#6 Wolverhampton Art Gallery

My name is Mar Dixon and I would like to adopt Wolverhampton Art Gallery.

Wolverhampton Art Gallery

Wolverhampton Art Gallery (Photograph by Mar Dixon)

Tell us a bit more about yourself

I live in Shropshire. I’m a lecturer in ICT and an Internal Verifier for Teaching Assistants. I’m in my second Year at Uni for my Teaching Qual and I’m a Cultural Critical Friend. You find me on Twitter umder @MarDixon and @CultureThemes, a multinational group of museum professionals with a passion for promoting and preserving museums, libraries, galleries, and heritage properties worldwide.

Tell us a bit more about your adopted museum
Wolverhampton Art Gallery (@WolvArtGallery) is set on two floors in a glorious building that was established in 1884 and developed by Phillip Horseman who offered to build it on donated council land. It is a council run gallery and is free. There is a cafe within the gallery that is renowned in the local area for its cakes and food. The gift shop has items available for any price range and strives to ensure it not only sells items related to the works within the gallery, but also local artists’ works. The Gallery also does A LOT for the local community and offers events for ALL ages and abilities so that everyone can become an active participant, and they have a wonderful ‘Friends’ scheme which strives to work with the Gallery ensuring it’s longevity.

Why have you chosen to adopt this museum?
Wolverhampton Art Gallery is one of my local museums. I visit it as often as I can, and also always make sure any visitors have the opportunity to go. It builds memories on every visit and the amount of community work they are involved with just doesn’t get out into the media. For example, once a month, they have a Seeing and Hearing group that has a curator describe certain paintings or exhibitions ensuring the particiapants can feel the painting, if not see it. I have often sat in on these monthly meetings with my daughter as it allowed for us to see the painting differently than what we saw with our eyes. They have a wonderful access policy for all art work they own. If there is something that is no longer on display, you can ask the Collection’s Manager for access to see it in the archives. No request is ever denied, although there might be a slight delay if the item is out on loan or unavailable. Additionally, they have a wonderful photograph policy where you sign in to take photographs, which allows you permission to take pictures of absolutely everything within the building EXCEPT for the one room where the designated copy-righted items are located. This system ensures any boundaries are clearly labeled.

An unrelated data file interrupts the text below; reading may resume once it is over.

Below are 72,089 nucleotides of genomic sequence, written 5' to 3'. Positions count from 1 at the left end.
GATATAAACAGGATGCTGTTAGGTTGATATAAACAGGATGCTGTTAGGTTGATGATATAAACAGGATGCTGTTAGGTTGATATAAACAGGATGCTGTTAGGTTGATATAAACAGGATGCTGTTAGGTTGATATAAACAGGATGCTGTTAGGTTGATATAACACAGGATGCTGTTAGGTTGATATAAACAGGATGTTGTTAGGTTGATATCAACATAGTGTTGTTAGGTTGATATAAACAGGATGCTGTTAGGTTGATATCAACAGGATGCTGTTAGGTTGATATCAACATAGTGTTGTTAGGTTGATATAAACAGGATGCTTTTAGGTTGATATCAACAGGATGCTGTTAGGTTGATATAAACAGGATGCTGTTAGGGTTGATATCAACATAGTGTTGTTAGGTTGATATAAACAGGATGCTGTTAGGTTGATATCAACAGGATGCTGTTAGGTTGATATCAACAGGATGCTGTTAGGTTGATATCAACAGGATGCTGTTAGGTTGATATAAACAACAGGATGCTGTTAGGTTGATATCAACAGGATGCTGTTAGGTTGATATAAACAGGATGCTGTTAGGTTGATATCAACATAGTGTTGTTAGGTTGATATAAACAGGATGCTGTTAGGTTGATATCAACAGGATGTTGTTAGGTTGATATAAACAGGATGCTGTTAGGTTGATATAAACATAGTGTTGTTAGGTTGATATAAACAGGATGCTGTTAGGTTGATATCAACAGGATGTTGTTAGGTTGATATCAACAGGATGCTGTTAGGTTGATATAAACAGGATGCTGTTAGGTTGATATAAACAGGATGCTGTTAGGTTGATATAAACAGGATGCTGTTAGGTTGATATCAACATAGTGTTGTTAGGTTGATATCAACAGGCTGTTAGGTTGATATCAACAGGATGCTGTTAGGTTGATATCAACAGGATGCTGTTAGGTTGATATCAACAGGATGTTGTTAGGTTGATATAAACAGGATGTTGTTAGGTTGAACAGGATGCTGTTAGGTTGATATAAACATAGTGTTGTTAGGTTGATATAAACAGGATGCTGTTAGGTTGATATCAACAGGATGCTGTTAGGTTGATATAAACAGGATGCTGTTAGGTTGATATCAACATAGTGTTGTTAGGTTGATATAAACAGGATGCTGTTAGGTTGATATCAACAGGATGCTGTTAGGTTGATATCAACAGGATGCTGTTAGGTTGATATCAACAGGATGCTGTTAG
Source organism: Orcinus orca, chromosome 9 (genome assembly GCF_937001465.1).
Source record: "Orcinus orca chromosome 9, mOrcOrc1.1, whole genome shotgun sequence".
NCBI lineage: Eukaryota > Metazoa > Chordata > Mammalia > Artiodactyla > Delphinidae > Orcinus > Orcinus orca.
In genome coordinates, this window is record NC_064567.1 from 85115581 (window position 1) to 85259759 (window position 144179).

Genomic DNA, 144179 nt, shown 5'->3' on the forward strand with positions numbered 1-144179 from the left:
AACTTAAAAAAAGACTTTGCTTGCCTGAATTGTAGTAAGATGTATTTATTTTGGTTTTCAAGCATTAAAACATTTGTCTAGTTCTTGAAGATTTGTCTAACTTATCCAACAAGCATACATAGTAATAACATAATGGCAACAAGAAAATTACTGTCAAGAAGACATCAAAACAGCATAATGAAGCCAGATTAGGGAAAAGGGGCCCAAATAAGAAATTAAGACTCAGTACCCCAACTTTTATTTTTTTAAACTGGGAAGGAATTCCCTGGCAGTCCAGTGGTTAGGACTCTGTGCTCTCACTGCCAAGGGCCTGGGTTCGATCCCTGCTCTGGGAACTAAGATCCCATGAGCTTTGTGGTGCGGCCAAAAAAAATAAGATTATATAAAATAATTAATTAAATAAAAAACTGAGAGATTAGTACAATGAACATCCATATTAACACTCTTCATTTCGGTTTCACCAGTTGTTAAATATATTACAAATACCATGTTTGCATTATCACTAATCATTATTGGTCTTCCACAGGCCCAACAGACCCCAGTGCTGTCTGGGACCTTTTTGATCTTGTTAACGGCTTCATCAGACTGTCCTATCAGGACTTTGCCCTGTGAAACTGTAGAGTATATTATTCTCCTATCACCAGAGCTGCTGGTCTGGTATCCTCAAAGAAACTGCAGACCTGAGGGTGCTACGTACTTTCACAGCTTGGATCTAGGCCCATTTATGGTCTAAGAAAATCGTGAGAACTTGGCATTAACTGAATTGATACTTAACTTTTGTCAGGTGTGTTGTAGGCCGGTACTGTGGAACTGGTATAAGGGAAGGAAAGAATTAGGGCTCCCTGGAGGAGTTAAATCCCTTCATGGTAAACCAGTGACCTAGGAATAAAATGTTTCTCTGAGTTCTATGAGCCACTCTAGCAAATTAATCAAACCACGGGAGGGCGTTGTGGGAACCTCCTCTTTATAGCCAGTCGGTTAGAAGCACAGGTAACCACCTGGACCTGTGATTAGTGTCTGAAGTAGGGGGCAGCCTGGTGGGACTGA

Why would you recommend people visit?
Although it’s called an Art Gallery, visiting there is actually an experience.  It may sound clichéd, but there really is something for everyone.  They have the second biggest collection of Pop Art outside London, with talks for the majority of their exhibitions to ensure everyone can understand the pieces. In contrast, they also have a fabulous exhibition of Victorian/ Georgian art, which was the basis of the museum when it was started, as well as a sensory room for kids of all ages where you are encouraged to touch, smell, listen and absorb all the items. Our favourites include the Sensory Drawers where you have to try and identify the contents just by touching. They also hold amazing guest events, striving to get artists in to discuss their works, and if the artists can’t make it they try to get someone closely related.

How would you sum up your museum in three words?
Top Art Gallery

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